Royal Shakespeare Theatre, Wednesday 10th May, 2017
The current production of Shakespeare’s political thriller takes a straightforward, but stylish all the same, approach, with a recognisably Roman setting and design aesthetic: towering columns, imposing stairs, more togas than a student party – but for all its historical flavour, it could not be more current. One gets the feeling the conspirators would have put a stop to the rise of Trump as soon as he popped his orange head over the parapet. Closer to home, the play is rich with oratory and persuasive speech. In the run-up to the general election, I don’t know whether to be relieved or disappointed that Shakespeare isn’t around to script the party political broadcasts – for all sides!
Andrew Woodall is a grand Caesar, an imposing figure of a statesman but rather up himself and, fatally, ambitious. James Corrigan is a well-built Mark Anthony – his ‘Friends, Romans, Countrymen’ is the best I’ve seen, rousing and manipulative, a perfect scene. And I think that’s how I characterise Angus Jackson’s production: there are moments of brilliance, such as the tension of the assassination scene, the brief flashes of combat and the sickening instances of violence (poor Lucius!) but as a whole, it’s a bit patchy, up and down.
Alex Waldmann’s Brutus is a star turn, a decent chap driven to take extreme, direct action for the greater good; I know how he feels. The current political climate makes me all stabby too. Waldmann is excellent in Brutus’s bigger, public moments and also the more private scenes. The play is as much his tragedy as Caesar’s – perhaps more so. And you have to admire the chutzpah of a playwright who kills off his titular character before the interval!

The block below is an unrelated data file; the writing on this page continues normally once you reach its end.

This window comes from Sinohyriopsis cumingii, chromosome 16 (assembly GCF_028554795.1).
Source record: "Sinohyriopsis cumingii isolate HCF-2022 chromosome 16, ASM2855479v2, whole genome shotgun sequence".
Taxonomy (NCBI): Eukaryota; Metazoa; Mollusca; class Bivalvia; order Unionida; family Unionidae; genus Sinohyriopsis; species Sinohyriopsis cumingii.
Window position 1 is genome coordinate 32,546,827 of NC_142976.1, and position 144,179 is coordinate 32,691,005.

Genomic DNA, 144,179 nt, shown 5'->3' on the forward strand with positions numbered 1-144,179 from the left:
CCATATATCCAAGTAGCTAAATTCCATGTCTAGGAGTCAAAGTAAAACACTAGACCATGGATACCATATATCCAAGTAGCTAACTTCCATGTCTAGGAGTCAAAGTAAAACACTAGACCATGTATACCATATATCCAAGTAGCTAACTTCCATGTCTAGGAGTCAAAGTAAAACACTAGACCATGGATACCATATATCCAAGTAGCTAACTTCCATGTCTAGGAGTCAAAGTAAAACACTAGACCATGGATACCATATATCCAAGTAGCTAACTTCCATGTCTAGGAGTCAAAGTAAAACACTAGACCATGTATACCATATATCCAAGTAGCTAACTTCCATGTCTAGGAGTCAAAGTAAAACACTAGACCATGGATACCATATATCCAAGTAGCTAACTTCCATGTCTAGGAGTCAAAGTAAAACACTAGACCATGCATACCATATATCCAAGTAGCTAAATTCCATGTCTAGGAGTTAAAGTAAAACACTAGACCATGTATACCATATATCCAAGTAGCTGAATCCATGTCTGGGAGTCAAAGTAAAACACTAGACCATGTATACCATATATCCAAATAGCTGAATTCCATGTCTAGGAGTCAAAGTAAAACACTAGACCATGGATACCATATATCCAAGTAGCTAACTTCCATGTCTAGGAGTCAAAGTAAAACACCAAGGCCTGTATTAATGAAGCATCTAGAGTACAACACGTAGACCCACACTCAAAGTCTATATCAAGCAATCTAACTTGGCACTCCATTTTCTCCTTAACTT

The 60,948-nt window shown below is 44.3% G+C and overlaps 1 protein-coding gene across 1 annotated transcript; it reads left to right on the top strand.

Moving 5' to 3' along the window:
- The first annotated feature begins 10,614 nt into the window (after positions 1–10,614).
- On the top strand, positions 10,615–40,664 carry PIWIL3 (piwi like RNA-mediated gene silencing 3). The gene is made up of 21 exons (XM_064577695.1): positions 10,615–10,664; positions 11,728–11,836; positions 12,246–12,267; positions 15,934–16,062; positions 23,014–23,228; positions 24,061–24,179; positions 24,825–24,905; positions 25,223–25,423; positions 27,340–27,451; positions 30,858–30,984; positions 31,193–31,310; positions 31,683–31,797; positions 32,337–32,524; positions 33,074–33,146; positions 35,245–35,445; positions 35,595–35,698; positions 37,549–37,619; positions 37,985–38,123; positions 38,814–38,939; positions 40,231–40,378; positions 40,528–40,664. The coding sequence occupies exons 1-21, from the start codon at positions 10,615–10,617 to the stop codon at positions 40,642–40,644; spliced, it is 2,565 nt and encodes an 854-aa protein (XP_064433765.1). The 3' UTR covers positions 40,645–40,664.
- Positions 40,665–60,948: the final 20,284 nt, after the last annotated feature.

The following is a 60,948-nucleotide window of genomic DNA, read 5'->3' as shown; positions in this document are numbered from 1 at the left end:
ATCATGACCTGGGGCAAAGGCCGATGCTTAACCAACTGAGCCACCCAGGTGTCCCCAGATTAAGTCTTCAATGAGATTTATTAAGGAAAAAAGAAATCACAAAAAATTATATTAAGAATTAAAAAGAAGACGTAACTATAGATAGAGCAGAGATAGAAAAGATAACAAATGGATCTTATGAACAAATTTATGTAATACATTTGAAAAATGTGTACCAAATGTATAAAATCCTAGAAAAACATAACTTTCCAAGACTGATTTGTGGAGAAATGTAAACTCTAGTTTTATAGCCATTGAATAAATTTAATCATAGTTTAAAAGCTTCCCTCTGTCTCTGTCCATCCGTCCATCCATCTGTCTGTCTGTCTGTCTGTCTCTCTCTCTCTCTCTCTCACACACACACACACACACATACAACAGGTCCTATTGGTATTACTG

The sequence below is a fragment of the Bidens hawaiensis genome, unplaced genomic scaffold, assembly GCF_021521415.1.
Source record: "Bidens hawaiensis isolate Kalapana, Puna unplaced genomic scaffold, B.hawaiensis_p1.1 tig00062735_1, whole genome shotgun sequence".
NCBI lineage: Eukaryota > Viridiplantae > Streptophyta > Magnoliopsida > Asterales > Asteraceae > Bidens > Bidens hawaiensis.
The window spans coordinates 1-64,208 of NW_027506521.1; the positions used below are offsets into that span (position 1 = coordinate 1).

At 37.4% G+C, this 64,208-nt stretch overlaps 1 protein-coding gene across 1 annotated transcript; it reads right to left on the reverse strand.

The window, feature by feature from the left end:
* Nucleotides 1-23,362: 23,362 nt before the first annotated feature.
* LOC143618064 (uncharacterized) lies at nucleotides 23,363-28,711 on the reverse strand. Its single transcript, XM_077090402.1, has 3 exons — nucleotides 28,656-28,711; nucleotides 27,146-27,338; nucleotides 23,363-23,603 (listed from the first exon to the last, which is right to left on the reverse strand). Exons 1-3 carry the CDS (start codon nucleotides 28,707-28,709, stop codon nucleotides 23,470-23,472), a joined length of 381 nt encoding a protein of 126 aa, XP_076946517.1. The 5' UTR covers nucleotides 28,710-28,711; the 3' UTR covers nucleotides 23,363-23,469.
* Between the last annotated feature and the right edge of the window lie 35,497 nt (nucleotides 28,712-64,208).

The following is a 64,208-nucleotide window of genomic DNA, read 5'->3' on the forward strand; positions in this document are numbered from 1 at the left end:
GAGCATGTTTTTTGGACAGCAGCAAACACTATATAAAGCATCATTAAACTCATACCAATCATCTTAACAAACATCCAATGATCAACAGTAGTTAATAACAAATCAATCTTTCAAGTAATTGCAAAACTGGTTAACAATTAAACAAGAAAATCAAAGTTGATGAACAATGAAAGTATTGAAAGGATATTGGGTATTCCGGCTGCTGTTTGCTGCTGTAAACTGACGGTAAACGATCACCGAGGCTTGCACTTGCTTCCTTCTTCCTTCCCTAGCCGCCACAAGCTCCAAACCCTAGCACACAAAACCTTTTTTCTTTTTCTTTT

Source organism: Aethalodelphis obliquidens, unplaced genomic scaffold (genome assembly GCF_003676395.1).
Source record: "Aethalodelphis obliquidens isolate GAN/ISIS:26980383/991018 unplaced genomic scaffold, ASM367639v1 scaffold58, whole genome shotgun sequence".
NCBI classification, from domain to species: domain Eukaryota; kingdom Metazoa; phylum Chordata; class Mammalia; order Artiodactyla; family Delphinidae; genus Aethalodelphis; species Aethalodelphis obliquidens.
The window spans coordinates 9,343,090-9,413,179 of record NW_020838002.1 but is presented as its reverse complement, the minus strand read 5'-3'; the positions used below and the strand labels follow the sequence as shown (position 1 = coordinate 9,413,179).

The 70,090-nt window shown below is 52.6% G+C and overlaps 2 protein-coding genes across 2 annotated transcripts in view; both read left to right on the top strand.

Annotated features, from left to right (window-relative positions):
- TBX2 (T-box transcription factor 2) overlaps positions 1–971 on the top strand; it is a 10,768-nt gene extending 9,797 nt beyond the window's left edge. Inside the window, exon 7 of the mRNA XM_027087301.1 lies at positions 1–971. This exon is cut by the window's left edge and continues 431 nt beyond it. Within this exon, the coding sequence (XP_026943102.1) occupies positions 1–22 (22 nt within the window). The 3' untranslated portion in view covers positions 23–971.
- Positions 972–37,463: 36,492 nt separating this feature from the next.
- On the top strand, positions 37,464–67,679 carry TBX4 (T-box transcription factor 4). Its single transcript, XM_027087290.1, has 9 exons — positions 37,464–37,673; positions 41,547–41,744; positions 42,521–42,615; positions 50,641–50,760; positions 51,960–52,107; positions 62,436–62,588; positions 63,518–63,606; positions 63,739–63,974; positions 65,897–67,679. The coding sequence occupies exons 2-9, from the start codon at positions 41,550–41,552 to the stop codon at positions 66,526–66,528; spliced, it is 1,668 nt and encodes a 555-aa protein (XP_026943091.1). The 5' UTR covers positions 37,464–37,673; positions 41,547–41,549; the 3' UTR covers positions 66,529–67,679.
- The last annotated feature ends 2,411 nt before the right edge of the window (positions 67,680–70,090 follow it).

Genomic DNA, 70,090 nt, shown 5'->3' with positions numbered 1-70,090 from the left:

There is strong support from Tom McCall as Casca and Martin Hutson as Cassius, to name just a couple from this impressive ensemble. This is the RSC showing that you can take a traditional, accessible approach to a classic text and still make the production seem absolutely contemporary, rather than an exercise in theatrical archaeology.
Robert Innes Hopkins’s set gives us a sense of imperial Rome: the columns dominate and the statue of a horse being mauled by a lion links power with violence. In the second half, when the action moves from the city, the architecture is stripped away. Stunning use of lighting (by Tim Mitchell) plays on the cyclorama, bringing sweeping, romantic, expressionistic colour to proceedings. Mira Calix’s original compositions are brassy and percussive, discordant and searing.
Well-worth the trip to Stratford, the production refreshes the familiar lines – so many speeches and phrases have seeped into the language and popular consciousness.
Entertaining, relevant, thrilling and powerful.